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Celebrating 40 years of supporting infants and toddler

For decades, the trailblazing work in our Infant-Toddler Program has put families and young children first. Find out all about the program that serves over 500 children who are blind every year. In 1980, a handful of families arrived at Perkins for the first day of the Infant-Toddler Program.

A toddler smiles as they play the piano

For decades, the trailblazing work in our Infant-Toddler Program has put families and young children first. Find out all about the program that serves over 500 children who are blind every year.

In 1980, a handful of families arrived at Perkins for the first day of the Infant-Toddler Program. Designed for children from birth to age 3 with visual impairments or deafblindness and their parents, the program was groundbreaking. At that time, there were few, if any, disability programs for infants and toddlers.

Perkins’ innovative leadership changed that, ensuring access to services for children in crucial early stages of development — when their brains are the most open to learning, according to research.

Black and white image of circle time in Perkins Infant Toddler program.
A look back at the Infant Toddler Program in 1982.

Now, thanks in part to generous contributors like you, the Infant-Toddler Program directly supports 575 children and families annually. In addition to teaching skills for learning and play, it empowers families through supportive community and parent connections — families like Jessie and John’s.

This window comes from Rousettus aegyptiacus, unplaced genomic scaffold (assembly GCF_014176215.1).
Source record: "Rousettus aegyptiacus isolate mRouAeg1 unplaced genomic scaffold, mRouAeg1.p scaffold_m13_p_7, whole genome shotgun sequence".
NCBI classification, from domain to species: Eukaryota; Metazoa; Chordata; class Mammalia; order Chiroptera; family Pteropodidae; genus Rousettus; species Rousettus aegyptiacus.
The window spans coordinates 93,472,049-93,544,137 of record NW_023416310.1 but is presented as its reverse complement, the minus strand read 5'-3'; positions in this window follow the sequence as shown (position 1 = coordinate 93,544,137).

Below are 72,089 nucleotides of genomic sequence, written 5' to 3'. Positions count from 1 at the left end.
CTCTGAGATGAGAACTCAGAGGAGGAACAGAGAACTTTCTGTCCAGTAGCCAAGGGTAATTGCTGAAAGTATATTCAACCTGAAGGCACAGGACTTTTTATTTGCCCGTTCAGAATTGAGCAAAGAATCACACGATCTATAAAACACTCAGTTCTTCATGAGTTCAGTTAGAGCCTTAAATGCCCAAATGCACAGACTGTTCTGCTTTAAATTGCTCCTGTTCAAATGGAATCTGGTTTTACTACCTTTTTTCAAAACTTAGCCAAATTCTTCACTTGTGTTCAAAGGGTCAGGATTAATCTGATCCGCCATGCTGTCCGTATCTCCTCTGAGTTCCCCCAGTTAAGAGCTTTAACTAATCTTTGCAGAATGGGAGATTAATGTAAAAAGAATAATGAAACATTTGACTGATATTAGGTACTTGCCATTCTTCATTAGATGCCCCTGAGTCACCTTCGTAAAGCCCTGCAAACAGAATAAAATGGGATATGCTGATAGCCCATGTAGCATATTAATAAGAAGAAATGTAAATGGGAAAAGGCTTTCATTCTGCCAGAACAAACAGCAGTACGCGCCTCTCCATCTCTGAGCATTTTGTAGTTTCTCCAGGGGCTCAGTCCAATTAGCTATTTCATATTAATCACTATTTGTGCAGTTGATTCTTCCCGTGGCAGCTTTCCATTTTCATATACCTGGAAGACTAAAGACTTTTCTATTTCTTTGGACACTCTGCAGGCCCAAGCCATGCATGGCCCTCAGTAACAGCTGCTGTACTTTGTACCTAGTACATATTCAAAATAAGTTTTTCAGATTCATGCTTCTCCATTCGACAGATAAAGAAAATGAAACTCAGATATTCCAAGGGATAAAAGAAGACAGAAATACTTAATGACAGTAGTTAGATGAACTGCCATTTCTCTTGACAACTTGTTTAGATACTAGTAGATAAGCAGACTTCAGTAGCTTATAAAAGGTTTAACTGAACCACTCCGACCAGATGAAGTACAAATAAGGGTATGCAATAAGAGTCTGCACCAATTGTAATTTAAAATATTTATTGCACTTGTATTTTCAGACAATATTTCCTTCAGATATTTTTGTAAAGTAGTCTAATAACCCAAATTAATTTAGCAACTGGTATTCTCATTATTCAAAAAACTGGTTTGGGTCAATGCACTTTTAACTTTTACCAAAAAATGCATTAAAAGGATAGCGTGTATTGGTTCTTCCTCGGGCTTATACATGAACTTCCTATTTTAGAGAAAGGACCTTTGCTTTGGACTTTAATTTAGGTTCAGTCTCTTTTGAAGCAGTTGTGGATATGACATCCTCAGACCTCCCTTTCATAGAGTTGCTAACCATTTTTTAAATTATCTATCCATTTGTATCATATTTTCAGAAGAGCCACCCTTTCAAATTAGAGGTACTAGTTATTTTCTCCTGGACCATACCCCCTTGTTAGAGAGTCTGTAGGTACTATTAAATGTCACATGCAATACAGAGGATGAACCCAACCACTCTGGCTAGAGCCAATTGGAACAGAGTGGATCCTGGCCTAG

When their 3-month-old daughter Addy was diagnosed with a rare eye disorder, Jessie and John were referred to Perkins. Arriving for the first day, Jessie, still navigating life as a new mom, was excited but nervous. “Within weeks, I felt like we were one big family,” she says. “Perkins provided what endless hours of internet searching did not: hope.”

And, Jessie adds, her family’s outlook shifted: “Our daughter’s diagnosis does not define her.” At age 3, Addy graduated in a ceremony that included singing and a celebration of her strengths. Now in preschool, Addy is thriving! (In fact, you can meet Addy, and watch her family’s story in this video.)

Education Director of Community Programs Teri Turgeon was also a parent in the program over 20 years ago. The comforting message she received then is the same she gives parents like Jessie today: “We’re always going to be here as a resource for you.”

After 40 years, the program is proud to continue to be Massachusetts’ sole provider of vision services for infants and toddlers. And, it’s always innovating. Before the pandemic necessitated it, Turgeon had initiated a telehealth program, which is proving incredibly effective for many reasons.

On top of smoother scheduling for specialist consults, virtual sessions mean additional family members, like a grandparent, can easily attend. And caregivers are learning how to be more hands-on than ever in skills work. “If I can teach a parent those strategies, they’re more likely to do them at feeding time, at playtime, at bedtime,” Turgeon explains. “We continue to pivot to meet the needs of families. It’s what we do.”

With your support, the Infant-Toddler Program will keep breaking ground. Together, we can make sure all children receive the strong foundation they need to thrive.

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Tiled portraits of: Sophia Hopkins, circa 1880; Edward E. Allen, circa 1890; Julia Ward Howe, 1902; Dennis Reardon, undated; Joel W. Smith, circa 1895; Anne Sullivan, circa 1887; William Hickling Prescott, undated; and Gazella Bennett, circa 1895.
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